Ian Pullen

Conversion optimized sales page templates are a big fat lie

If a page building tool or service offers you templates that have been optimized for conversions, ask them if they’ll throw a quart of snake oil in to sweeten the deal.

The claim that a template design can be optimized for conversions is absurd (with one small caveat I’ll get to later).

People aren’t persuaded to make a decision to buy or opt in by the design of a page. The copy and the offer are what carries the day.

The whole point of sales page design is to build a page around the copy and offer that enhances and amplifies the sales message.

You shouldn’t be writing copy to fit into a pre-designed template or, even worse, cutting and hacking copy to make it fit a page layout that was created with no thought whatsoever for your product.

Design doesn’t sell

Have you ever thought “my, the negative margin on that image was unexpected, but the way it overlaps that color block to the left is really quite exquisite, I must buy a bottle of these magic fat burning pills”?

Or when was the last time you said to yourself “that heavy serif font, paired with Roboto Sans Condensed would seem a left-field choice, but it’s truly a treat for the eyes, so let’s drop $47 on improving my golf swing”?

Or do you ever recall waving your credit card around shouting “you got me at the magenta and peach color scheme”?

Unless you’re Percy Chuckles (he can get a bit wayward when shopping online with my plastic) I bet you just recorded three straight no’s to those questions.

You may think you prefer visually striking sales pages to plain and simple ones, but that doesn’t mean you buy more from visually striking sales pages.

Do you have an email list?

Assuming you do and you actively send to that list, do you send richly designed HTML emails or plain text?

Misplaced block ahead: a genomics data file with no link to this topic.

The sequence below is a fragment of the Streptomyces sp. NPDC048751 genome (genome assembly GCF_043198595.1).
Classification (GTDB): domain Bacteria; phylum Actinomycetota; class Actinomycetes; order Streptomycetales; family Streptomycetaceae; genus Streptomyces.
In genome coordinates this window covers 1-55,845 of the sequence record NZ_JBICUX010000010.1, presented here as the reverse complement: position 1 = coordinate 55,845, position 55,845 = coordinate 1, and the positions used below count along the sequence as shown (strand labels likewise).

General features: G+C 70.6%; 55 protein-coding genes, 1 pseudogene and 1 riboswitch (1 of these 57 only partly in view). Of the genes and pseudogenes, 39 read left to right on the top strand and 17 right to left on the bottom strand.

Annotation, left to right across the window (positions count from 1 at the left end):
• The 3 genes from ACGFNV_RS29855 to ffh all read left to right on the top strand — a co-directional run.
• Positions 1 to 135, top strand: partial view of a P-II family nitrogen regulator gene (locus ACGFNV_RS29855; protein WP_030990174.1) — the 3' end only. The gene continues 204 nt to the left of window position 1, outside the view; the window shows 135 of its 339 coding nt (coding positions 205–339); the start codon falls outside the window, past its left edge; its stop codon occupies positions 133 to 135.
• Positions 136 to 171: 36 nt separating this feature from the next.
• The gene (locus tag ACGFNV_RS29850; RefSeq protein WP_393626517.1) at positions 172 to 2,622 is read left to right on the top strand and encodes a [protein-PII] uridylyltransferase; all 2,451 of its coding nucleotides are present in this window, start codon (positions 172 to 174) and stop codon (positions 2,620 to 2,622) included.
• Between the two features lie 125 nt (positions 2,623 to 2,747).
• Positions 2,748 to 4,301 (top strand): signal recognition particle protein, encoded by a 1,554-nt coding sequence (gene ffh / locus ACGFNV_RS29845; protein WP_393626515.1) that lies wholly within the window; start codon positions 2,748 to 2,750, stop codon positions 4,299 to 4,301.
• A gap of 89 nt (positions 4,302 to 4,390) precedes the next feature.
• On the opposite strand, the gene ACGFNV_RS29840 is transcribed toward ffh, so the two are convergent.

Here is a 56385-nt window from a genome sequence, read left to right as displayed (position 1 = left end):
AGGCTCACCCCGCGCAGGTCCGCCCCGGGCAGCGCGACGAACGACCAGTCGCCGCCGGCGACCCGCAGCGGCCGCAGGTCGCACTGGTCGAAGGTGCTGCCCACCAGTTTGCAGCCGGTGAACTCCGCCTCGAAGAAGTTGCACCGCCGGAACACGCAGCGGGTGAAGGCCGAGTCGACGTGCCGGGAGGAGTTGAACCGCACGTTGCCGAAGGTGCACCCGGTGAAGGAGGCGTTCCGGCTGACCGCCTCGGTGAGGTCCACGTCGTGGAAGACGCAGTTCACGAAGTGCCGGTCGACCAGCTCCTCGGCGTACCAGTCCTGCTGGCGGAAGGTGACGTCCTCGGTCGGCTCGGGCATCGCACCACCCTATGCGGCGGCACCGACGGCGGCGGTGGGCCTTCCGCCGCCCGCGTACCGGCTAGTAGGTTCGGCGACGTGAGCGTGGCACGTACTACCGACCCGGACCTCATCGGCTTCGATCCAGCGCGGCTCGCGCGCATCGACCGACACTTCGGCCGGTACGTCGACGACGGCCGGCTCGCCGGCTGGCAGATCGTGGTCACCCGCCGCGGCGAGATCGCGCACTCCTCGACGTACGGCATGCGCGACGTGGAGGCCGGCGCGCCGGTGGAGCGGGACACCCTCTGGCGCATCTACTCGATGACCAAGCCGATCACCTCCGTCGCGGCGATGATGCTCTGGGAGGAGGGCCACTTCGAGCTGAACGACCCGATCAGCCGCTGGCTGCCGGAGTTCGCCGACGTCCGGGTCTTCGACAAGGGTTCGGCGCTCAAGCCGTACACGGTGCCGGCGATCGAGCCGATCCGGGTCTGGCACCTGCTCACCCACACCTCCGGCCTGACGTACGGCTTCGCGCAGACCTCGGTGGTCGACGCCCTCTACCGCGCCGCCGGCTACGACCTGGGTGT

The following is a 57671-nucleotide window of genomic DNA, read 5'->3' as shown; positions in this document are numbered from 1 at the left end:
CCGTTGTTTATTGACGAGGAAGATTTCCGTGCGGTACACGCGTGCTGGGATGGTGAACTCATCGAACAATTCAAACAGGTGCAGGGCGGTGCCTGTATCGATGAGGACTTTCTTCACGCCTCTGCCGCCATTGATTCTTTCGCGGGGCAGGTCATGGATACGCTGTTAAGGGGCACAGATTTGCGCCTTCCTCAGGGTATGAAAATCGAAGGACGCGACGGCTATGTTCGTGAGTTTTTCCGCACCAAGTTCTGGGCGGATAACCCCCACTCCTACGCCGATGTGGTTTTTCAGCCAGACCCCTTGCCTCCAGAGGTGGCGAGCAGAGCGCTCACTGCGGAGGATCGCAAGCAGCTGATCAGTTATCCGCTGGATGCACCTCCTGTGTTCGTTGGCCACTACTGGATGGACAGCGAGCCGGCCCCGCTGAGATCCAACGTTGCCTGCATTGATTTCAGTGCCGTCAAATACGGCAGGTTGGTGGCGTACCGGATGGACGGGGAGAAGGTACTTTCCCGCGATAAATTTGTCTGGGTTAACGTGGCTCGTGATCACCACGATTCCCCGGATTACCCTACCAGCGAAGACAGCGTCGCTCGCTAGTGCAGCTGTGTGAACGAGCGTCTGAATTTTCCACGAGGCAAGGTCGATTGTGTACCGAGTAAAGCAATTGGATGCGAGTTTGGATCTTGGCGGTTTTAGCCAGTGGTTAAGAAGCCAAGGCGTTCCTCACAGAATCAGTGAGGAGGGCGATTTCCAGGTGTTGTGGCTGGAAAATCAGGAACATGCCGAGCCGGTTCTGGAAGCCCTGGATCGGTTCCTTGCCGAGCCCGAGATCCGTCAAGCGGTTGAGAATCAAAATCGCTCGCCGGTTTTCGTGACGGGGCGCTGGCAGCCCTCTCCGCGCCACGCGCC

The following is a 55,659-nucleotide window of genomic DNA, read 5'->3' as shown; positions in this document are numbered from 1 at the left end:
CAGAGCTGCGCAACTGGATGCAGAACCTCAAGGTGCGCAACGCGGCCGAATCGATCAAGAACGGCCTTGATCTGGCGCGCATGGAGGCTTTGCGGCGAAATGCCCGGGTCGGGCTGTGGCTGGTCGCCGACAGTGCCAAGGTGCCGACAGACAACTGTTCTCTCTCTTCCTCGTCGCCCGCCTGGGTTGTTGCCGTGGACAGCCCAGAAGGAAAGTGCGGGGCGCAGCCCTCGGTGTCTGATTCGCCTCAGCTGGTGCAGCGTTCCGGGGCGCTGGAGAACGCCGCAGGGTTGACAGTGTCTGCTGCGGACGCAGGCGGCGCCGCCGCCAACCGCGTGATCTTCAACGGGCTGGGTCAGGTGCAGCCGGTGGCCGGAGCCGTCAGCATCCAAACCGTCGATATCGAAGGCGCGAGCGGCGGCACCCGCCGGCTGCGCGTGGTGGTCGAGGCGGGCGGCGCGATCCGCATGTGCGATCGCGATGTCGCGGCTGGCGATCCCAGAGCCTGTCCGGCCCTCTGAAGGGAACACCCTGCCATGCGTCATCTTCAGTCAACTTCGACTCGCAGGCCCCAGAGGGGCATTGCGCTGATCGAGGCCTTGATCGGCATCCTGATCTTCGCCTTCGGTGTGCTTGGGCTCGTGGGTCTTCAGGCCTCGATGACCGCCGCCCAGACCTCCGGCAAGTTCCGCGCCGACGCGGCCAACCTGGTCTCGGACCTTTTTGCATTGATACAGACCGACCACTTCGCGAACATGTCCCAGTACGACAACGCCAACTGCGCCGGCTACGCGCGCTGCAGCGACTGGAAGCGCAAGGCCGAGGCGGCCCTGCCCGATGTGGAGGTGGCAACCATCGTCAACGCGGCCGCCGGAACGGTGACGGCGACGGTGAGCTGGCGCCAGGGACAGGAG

If I guess you send plain text (I’m including hybrid here too) emails, I bet I’ll be right more often than not. Certainly in the information publishing space, that style is prevalent, occasionally with a banner or animated GIF thrown in, but mostly just text emails.

You may have just picked up on that style as a result of receiving such emails.

Alternatively you may know that there was some research into this some years ago. That study found that when asked, most people said they preferred to read attractive rich HTML emails.

The same study also found that the same group of people more often clicked links in plain text emails.

People think they prefer good looking HTML emails, but they more often engage with plain text emails.

One suggestion for this effect was that plain text emails look more like the emails we receive from family and friends and so we’re more relaxed and trusting of such emails.

I don’t see any reason to argue against that premise, but I’d offer another.

Once we start reading unadorned plain text, we’re not going to be distracted by images, graphics or other adornments that may break our focus and stop us reading any further.

All there is is text and if it’s interesting, short of the room you’re in catching fire, there’s no reason for you to stop reading.

Any reason you think a different set of rules should apply to copy in a sales pages?

A template is an empty shell

A template doesn’t contain anything that is selling the product that is shoehorned into it.